ALBUM REVIEW: Harm – What We Know Is A Drop, What We Don’t Know Is An Ocean

Release Date: June 21st 2019
Label: Unsigned
Website: None available


North Carolina’s Harm have been building a solid fanbase over the past four years, and now they’re ready to take it up to the next level with the task of their debut full-length, ‘What We Know Is A Drop, What We Don’t Know Is An Ocean’.

Opening with ‘What We Know Is A Drop’, keyboardist Andrew Simmons creates a sparse and minor soundscape underneath glitched percussion and distorted spoken word samples. Whilst the introduction is brief, it gives an inclination to the contrasting tones that the record displays.

Showcasing vocal interplay from the get go, ‘Bill Denbrough Beats The Devil’, is filled with crashing drums, clustered chords, and the driving vocals of Billie Cloer. Dense and breakneck, the track sees guitarists/vocalists Ernest Smith and Andrew Cloer deliver thick layers of melody and distortion behind Billie‘s soft vocal hooks.

Not simply a play-by-numbers take on the post-hardcore’s popular mid 2000s streak, the quintet brings honesty and a driving energy to the blueprint. Not relying on nostalgia, the group take a streamlined approach to song writing, with tracks such as ‘Stop Thinking In Straight Lines’ jumping from spinning melodies, gang vocals, harmonised leads, and cutting palm-muted chords. With a relentless pace provided by Winston Amos, the track explodes into a vocally dense coda of multiple melodies and tones.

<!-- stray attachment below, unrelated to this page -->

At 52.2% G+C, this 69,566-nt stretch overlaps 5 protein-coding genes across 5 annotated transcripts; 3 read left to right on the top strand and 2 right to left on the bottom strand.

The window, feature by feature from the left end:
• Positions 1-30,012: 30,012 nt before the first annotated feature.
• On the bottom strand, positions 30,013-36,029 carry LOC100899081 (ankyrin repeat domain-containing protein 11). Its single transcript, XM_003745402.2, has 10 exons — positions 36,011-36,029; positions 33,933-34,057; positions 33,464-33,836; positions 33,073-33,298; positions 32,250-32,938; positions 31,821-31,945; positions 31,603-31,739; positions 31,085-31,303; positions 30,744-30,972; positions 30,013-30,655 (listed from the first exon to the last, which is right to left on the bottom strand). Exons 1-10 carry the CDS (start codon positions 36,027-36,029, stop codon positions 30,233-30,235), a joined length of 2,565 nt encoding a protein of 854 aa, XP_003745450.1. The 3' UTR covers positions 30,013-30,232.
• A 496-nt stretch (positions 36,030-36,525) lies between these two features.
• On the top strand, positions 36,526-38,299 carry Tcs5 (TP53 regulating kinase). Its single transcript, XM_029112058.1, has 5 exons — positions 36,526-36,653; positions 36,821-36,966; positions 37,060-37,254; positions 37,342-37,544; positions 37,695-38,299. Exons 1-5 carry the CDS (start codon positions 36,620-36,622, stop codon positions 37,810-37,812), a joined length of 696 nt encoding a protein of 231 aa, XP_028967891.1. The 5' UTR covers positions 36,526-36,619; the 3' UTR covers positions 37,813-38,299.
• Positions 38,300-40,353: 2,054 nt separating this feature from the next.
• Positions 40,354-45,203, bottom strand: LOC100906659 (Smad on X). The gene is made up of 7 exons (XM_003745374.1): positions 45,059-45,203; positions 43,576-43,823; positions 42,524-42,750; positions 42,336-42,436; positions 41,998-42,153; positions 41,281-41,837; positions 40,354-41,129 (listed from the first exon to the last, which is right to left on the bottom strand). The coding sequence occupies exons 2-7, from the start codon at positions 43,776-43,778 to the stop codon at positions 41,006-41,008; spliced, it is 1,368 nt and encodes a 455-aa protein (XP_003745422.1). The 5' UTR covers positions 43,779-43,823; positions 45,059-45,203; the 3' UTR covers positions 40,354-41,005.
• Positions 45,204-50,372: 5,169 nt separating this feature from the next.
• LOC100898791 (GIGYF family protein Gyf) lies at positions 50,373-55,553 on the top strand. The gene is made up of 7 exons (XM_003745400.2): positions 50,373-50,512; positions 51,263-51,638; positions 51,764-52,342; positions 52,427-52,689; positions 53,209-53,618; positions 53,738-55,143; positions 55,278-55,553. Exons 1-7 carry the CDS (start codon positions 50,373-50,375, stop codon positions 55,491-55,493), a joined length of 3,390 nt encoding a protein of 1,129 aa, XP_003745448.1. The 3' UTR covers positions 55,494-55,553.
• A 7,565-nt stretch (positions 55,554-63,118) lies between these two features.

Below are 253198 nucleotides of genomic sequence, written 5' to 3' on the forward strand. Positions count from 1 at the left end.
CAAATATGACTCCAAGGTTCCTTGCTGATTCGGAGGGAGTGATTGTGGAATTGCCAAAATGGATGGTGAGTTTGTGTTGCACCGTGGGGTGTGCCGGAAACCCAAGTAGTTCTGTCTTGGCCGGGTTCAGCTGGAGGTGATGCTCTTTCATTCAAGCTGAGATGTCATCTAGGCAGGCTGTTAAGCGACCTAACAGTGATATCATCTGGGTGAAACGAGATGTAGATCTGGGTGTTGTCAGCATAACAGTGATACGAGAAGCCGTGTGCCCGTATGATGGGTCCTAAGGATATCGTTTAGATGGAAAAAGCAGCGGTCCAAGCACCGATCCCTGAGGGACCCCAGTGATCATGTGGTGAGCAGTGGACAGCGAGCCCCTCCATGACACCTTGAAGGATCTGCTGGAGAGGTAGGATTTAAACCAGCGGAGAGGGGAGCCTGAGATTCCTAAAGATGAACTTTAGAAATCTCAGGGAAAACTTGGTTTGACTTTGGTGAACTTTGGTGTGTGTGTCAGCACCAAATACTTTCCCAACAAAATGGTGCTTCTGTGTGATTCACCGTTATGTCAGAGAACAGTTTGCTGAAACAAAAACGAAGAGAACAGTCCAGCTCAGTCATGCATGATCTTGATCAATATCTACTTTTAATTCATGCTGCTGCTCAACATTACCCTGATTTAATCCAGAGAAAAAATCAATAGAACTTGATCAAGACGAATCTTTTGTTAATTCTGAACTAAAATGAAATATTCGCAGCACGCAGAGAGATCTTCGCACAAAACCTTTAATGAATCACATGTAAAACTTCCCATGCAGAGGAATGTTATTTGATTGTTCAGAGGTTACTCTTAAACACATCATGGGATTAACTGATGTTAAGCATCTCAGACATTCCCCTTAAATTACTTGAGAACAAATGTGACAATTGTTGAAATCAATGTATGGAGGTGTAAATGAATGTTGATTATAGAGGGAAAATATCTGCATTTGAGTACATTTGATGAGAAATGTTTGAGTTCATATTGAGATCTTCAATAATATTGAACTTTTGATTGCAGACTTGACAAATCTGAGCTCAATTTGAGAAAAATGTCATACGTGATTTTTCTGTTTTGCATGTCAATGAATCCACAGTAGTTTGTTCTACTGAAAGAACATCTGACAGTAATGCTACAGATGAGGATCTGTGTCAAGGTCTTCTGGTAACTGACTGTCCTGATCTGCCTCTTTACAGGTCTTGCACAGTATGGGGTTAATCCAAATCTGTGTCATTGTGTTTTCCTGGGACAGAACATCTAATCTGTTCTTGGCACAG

Amidst the ringing chords and cycling lead lines, the album also adds shades of liquid drum and bass on ‘Was I You? Were You Me?’, whereas ‘If You Dig A Hole In The Yard, Better Make It A Big One’ flirts with groove laden riffs and chunky hardcore style breakdowns.

With the Stephen King referenced ‘Living By Your Wits Is Always Knowing Where The Wasps Are’, the group glides between towering distortion and fluttering percussion. Highlighting their chaotic take on structure, the track jumps through multiple transitions, never losing momentum yet anchored by solid hooks.

Ending on the slow burning and hypnotising ‘What We Don’t Know Is An Ocean’, tentative melodies swim towards a simple yet memorable chorus, before culminating in stacked and interlocked vocals, crunching chords, and moments of intimacy.

Fully realised and running at full speed, ‘What We Know Is A Drop, What We Don’t Is An Ocean’ is a record fans of MySpace will love just as much as the current post-hardcore fans will.